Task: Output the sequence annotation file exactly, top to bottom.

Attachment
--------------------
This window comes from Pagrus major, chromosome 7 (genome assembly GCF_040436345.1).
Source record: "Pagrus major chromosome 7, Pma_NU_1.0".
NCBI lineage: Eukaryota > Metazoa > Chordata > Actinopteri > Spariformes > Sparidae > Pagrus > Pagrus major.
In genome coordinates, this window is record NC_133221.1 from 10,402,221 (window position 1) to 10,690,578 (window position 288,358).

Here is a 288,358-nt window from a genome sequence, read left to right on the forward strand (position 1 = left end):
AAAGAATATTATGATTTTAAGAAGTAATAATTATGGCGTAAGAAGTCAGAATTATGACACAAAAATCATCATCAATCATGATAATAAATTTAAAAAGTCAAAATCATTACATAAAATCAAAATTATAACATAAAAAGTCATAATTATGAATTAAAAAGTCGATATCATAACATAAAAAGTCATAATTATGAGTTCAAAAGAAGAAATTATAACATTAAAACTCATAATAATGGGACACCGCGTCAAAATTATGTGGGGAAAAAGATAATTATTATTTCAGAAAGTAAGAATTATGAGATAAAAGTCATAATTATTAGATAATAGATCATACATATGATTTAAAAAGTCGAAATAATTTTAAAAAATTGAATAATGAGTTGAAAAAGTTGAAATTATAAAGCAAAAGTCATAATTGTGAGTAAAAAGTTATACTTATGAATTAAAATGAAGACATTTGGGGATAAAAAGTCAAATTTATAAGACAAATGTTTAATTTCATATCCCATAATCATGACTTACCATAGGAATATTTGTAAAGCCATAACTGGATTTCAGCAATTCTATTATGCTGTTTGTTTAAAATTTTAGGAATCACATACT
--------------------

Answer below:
This window comes from Pagrus major, chromosome 7 (genome assembly GCF_040436345.1).
Source record: "Pagrus major chromosome 7, Pma_NU_1.0".
NCBI lineage: Eukaryota > Metazoa > Chordata > Actinopteri > Spariformes > Sparidae > Pagrus > Pagrus major.
In genome coordinates, this window is record NC_133221.1 from 10,402,221 (window position 1) to 10,690,578 (window position 288,358).

Here is a 288,358-nt window from a genome sequence, read left to right on the forward strand (position 1 = left end):
AAAGAATATTATGATTTTAAGAAGTAATAATTATGGCGTAAGAAGTCAGAATTATGACACAAAAATCATCATCAATCATGATAATAAATTTAAAAAGTCAAAATCATTACATAAAATCAAAATTATAACATAAAAAGTCATAATTATGAATTAAAAAGTCGATATCATAACATAAAAAGTCATAATTATGAGTTCAAAAGAAGAAATTATAACATTAAAACTCATAATAATGGGACACCGCGTCAAAATTATGTGGGGAAAAAGATAATTATTATTTCAGAAAGTAAGAATTATGAGATAAAAGTCATAATTATTAGATAATAGATCATACATATGATTTAAAAAGTCGAAATAATTTTAAAAAATTGAATAATGAGTTGAAAAAGTTGAAATTATAAAGCAAAAGTCATAATTGTGAGTAAAAAGTTATACTTATGAATTAAAATGAAGACATTTGGGGATAAAAAGTCAAATTTATAAGACAAATGTTTAATTTCATATCCCATAATCATGACTTACCATAGGAATATTTGTAAAGCCATAACTGGATTTCAGCAATTCTATTATGCTGTTTGTTTAAAATTTTAGGAATCACATACT